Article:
ATLANTA - Organizers had good reason to worry that the field for the Atlanta Open would suffer if top players took this week off to prepare for the Olympics.
Instead, Atlanta attracted all four Americans who will play singles in London: Ryan Harrison, John Isner, Andy Roddick and Donald Young.
Roddick and Isner also will play doubles at the London Games.
Isner, the top seed, won last week's ATP tournament in Newport, R.I.
It's the best-case scenario for the Atlanta tournament in its first year in a new midtown location.
"For a tournament in the U.S. with this timing, we're absolutely loaded and tickled to death with that," tournament director Bob Bryant said Monday.
Young was the first of the four Olympians to lose. Steve Johnson, who won two straight NCAA singles championships at Southern California, beat Young 6-3, 3-6, 6-3 on Monday night.
Roddick, the No. 4 seed, said the Olympics haven't changed his approach this week.
"My mentality is you play the week that is in front of you, regardless of what else is going to happen," Roddick said. "If I play great in Atlanta that can only help me going into the Olympics. It doesn't change my mindset going into the Atlanta tournament at all. Like I always try to do, I'll be there 100 per cent."
Roddick said he briefly considered taking a week off.
"You consider all your options, but at the end of the day I felt it was beneficial for me to come home after Wimbledon and to get into some of the heat in Atlanta and match conditions," Roddick said. "To have that preparation going in I felt was the best-case scenario for me."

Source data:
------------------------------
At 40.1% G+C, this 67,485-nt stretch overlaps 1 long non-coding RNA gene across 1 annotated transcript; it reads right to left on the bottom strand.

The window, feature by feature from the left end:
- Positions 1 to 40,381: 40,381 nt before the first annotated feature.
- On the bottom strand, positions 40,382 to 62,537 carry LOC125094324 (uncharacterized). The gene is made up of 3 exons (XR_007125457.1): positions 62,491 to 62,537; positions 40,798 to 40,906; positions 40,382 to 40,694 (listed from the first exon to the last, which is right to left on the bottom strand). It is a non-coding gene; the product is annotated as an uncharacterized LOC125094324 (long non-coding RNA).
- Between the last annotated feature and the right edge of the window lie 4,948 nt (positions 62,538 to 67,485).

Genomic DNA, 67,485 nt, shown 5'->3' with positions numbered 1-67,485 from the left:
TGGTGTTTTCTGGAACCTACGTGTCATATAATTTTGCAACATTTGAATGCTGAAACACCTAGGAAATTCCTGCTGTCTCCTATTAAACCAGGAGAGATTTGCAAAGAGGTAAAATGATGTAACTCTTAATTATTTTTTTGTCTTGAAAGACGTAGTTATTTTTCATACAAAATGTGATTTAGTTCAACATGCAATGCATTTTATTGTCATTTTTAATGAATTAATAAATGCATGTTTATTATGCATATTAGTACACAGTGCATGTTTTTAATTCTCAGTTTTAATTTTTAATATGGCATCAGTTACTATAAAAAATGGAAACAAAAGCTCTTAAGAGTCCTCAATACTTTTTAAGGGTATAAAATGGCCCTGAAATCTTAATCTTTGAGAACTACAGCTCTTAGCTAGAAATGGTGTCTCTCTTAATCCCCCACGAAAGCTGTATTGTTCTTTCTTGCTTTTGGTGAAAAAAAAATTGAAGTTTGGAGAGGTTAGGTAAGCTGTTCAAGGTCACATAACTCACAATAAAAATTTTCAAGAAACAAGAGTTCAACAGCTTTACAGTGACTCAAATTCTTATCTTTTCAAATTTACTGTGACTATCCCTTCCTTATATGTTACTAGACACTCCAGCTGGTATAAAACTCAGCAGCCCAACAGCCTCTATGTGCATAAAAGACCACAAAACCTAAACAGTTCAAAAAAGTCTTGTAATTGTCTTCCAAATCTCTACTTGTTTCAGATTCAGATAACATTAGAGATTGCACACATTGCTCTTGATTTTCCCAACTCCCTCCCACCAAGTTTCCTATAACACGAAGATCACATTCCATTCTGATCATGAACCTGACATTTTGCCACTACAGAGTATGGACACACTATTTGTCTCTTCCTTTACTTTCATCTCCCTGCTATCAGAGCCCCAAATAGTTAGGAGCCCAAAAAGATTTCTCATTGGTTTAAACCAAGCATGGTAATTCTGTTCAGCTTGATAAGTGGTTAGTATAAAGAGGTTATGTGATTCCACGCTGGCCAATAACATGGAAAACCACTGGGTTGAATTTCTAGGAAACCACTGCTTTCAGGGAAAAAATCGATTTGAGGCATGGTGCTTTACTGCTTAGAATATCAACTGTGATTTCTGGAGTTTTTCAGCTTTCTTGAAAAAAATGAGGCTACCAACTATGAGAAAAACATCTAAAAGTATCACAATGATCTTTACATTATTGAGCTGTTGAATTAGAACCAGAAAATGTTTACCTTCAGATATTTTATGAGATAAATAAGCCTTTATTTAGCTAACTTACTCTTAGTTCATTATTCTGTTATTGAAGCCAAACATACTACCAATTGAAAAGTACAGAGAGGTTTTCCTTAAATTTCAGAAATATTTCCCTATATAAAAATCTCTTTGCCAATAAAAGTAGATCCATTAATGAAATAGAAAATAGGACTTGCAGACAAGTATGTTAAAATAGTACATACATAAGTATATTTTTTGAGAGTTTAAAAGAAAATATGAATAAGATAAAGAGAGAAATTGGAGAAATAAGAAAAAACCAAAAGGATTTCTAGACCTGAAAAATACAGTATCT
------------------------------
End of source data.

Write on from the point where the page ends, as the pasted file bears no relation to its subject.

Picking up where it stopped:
Roddick and other top seeds had a bye in Monday's opening of the main draw.
Jack Sock, 19, of Lincoln, Neb., upset Alex Bogomolov Jr., the No. 7 seed, 6-2, 4-6, 6-4 in the first match to be completed following an afternoon rain delay.
Harrison, the No. 6 seed this year after reaching the Atlanta semifinals in 2011, said he is playing this week instead of resting for the Olympics because "it's just a lot of fun."
"I love my job, I love what I'm doing," Harrison said. "As long as I'm feeling good, there's no reason for me to take off.
"If my body was hurting or I had any injuries I might have taken some time off. We'll have a full week in London before the Olympics (tennis). That's plenty of time."
Bryant said the new location and attractive field combined to boost tickets sales 30 per cent from last year.
"It's worked to our advantage," Bryant said. "Now we have some Olympics marketing with some sendoffs. The U.S. Olympic Committee has come in and is sort of making us part of their road to London tour. They're going to do some road to London interactive things."
Two-time defending champion Mardy Fish and Brian Baker, who advanced to the round of 16 at Wimbledon, also are in the main draw.
Fish, the No. 2 seed, beat Isner in the last two Atlanta finals.
The doubles team of Bob and Mike Bryan are the only members of the U.S. men's Olympic team who are not competing in Atlanta.
There also are London-bound Olympians from other nations in the Atlanta field.
Kei Nishikori, the No. 3 seed, and Go Soeda will represent Japan in the Olympics.
Other Olympians in the field include: Dmitry Tursunov, Russia; Lukas Lacko, Slovenia; Yen-Hsun Lu, Taiwan; and Gilles Muller, Luxembourg.
Muller defeated Marinko Matosevic of Australia, 7-6 (5), 6-4. Also Monday, No. 5 seed Kevin Anderson of South Africa defeated Italy's Paolo Lorenzi, 6-4, 6-3.